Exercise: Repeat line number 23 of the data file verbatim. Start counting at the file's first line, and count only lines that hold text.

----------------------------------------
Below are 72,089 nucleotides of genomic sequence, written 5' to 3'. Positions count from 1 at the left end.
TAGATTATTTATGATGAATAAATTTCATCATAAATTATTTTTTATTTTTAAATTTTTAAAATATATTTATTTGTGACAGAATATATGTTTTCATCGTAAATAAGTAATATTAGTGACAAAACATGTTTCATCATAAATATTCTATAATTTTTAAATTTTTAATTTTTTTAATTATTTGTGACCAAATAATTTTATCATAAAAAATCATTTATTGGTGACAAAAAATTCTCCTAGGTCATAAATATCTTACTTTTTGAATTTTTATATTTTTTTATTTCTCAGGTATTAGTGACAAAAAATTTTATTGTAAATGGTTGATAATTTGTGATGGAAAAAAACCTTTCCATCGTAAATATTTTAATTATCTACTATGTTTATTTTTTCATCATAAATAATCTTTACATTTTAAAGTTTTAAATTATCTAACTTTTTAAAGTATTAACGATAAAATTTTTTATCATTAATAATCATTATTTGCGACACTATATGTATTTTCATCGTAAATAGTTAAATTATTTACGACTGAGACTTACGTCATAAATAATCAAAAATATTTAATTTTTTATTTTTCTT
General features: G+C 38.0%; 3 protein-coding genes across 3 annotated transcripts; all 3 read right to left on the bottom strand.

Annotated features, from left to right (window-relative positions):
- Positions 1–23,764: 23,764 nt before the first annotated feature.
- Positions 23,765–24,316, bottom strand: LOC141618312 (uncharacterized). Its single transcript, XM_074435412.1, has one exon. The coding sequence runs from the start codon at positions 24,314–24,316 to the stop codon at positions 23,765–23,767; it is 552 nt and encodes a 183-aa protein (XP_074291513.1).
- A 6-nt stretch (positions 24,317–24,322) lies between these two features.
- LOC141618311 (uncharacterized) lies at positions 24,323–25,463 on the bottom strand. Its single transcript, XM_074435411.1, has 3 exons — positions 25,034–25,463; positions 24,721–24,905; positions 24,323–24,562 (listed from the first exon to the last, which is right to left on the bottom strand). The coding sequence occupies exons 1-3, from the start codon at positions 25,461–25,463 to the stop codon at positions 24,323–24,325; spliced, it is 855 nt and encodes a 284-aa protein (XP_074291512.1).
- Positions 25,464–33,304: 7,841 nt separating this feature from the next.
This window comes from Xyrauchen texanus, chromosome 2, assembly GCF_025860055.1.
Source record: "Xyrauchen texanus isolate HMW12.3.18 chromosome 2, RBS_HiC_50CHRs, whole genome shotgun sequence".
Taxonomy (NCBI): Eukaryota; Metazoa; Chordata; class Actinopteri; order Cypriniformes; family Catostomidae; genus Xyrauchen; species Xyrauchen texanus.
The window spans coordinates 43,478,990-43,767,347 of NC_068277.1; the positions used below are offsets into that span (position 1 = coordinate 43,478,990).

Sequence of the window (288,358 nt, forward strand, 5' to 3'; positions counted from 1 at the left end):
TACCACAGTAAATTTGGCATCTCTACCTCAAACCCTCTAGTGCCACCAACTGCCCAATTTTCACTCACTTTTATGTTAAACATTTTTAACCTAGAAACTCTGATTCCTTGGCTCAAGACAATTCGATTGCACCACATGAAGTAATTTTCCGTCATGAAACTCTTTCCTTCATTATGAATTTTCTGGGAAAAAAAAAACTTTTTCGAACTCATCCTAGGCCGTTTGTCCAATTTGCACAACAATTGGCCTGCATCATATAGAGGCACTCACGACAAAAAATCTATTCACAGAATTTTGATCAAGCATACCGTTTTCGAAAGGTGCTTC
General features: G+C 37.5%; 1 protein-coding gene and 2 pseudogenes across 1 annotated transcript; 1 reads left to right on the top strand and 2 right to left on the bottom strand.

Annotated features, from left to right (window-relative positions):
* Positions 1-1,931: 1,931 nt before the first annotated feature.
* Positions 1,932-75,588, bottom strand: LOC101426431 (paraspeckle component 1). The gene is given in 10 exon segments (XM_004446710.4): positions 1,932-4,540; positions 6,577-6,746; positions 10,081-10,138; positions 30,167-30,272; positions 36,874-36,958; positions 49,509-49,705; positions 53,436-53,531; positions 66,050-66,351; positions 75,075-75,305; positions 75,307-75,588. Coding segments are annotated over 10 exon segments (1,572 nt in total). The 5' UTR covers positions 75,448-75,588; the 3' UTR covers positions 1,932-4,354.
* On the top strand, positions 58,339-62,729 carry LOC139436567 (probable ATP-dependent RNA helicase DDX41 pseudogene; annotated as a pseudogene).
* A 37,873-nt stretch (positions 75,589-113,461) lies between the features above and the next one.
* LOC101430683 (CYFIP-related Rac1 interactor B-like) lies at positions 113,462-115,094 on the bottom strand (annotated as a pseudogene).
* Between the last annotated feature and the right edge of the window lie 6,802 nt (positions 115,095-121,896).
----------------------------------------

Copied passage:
* Between the last annotated feature and the right edge of the window lie 6,802 nt (positions 115,095-121,896).